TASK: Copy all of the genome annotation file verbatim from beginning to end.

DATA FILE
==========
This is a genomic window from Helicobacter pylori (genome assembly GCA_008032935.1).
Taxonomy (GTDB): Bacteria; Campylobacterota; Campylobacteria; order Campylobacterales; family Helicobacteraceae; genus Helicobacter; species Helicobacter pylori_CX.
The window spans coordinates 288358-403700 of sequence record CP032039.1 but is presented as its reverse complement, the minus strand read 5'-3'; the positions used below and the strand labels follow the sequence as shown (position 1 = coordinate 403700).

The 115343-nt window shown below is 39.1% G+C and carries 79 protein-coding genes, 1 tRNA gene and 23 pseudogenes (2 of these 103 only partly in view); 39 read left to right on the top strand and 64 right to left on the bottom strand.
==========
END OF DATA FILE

This is a genomic window from Helicobacter pylori (genome assembly GCA_008032935.1).
Taxonomy (GTDB): Bacteria; Campylobacterota; Campylobacteria; order Campylobacterales; family Helicobacteraceae; genus Helicobacter; species Helicobacter pylori_CX.
The window spans coordinates 288358-403700 of sequence record CP032039.1 but is presented as its reverse complement, the minus strand read 5'-3'; the positions used below and the strand labels follow the sequence as shown (position 1 = coordinate 403700).

The 115343-nt window shown below is 39.1% G+C and carries 79 protein-coding genes, 1 tRNA gene and 23 pseudogenes (2 of these 103 only partly in view); 39 read left to right on the top strand and 64 right to left on the bottom strand.